I have two SQL Server 2016 Standard Edition servers on the same domain. ServerA has two linked server connections setup to ServerB.
The first linked server connection is using a dedicated remote SQL Login security context. That one always was and still is working fine.
The second connection uses the "login's current security context" which is a Windows Authentication (AD) Login on ServerA. This was also working fine up until today.
Today out of nowhere, everyone who connects to ServerA and then tries to run a query that uses the second linked server connection, ends up getting hit with this error:
OLE DB provider "SQLNCLI11" for linked server "LinkedServerName" returned message "Cannot generate SSPI context". Msg -2146893044, Level 16, State 1, Line 0 SQL Server Network Interfaces: The logon attempt failed
Also the users are able to directly connect to both ServerA and ServerB fine currently, and even execute queries against objects on ServerB directly, but when they try to run queries referencing the same objects on ServerB via the linked server on ServerA is the only time they get the above error, currently.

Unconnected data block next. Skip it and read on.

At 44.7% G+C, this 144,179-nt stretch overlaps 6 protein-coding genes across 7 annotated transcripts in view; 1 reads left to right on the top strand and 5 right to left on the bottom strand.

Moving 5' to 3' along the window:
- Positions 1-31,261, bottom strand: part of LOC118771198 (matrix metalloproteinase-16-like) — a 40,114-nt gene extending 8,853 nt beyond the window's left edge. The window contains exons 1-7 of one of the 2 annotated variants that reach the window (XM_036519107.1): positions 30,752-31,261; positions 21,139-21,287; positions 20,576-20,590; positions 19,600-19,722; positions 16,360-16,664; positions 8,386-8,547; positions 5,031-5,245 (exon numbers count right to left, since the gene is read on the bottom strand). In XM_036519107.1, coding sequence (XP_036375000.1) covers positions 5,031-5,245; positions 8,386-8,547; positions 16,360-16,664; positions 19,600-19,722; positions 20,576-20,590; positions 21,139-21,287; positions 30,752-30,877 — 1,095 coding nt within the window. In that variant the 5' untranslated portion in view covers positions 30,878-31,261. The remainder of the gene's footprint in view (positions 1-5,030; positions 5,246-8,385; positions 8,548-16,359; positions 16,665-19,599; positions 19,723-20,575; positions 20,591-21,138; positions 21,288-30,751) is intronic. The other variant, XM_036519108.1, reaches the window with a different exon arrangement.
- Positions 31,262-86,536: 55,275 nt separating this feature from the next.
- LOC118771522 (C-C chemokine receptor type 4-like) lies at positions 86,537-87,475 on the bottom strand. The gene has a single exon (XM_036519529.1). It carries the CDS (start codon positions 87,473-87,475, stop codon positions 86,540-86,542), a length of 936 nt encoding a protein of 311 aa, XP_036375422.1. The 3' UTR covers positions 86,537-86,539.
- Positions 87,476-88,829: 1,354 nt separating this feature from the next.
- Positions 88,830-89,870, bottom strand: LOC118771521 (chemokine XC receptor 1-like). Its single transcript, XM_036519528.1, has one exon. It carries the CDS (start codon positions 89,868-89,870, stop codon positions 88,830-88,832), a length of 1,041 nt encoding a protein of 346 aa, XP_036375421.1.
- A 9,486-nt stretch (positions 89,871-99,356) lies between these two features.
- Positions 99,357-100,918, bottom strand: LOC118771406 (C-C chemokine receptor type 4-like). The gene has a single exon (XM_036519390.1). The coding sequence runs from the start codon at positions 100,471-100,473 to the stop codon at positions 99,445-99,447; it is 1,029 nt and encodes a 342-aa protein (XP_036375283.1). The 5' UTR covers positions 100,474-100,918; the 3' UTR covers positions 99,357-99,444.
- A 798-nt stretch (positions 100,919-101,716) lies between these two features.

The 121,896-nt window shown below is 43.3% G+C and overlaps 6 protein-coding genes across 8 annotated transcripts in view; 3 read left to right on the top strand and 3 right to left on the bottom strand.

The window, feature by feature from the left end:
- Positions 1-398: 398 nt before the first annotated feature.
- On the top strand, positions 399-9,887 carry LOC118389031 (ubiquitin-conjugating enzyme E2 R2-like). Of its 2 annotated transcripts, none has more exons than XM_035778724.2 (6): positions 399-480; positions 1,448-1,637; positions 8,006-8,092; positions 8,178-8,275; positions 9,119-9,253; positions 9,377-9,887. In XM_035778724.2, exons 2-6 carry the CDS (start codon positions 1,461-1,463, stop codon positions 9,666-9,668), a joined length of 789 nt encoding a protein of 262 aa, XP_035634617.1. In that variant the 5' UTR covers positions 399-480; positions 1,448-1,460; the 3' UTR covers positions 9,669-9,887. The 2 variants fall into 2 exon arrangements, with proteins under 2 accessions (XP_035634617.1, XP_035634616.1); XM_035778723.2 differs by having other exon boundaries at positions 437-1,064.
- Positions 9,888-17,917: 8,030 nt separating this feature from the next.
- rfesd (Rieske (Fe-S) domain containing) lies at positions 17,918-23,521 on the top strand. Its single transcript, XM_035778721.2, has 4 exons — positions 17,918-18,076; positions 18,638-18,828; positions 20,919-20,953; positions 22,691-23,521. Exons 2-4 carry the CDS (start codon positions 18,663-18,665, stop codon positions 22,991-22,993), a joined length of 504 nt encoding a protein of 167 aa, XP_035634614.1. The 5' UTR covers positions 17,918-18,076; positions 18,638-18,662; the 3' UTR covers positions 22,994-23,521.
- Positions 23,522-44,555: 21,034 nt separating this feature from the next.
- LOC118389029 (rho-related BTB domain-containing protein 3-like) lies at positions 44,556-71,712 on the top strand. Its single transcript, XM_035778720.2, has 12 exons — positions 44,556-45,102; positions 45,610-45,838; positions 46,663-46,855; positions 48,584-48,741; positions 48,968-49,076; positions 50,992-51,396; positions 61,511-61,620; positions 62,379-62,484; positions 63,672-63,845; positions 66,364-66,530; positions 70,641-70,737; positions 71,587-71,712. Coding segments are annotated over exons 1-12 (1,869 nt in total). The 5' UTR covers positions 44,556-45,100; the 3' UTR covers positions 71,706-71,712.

This is what we currently see for SPNs and logs (sorry for all the obfuscation):
ServerB Successful SPN Registration SQL Logs:
ServerB Successful SPN Registration SQL Logs:
- Notice both servers are successfully registering SPNs for themselves for both port 1433 and no port specified.
ServerA Registered SPNs:
- I'm not sure what the second "CN=" line (second to last line) is but it literally says "CN=ServerASvc", but that's not the name of the SQL Service account. The SQL Service Account is "SQLServiceAccount1".
- I'm also not sure why the last line has an SPN for just the server name "ServerA" (which we do have a Host / CName for in our DC), but seems redundant to the one of the previous lines.
ServerB Registered SPNs:
To recap my SPNs:
- My ServerA's SQL Server Instance's Service Account (let's call it ServiceAccountA) has an SPN to trust its own server.
- My ServerB's SQL Server Instance's Service Account (ServiceAccountB) has an SPN to trust its own server.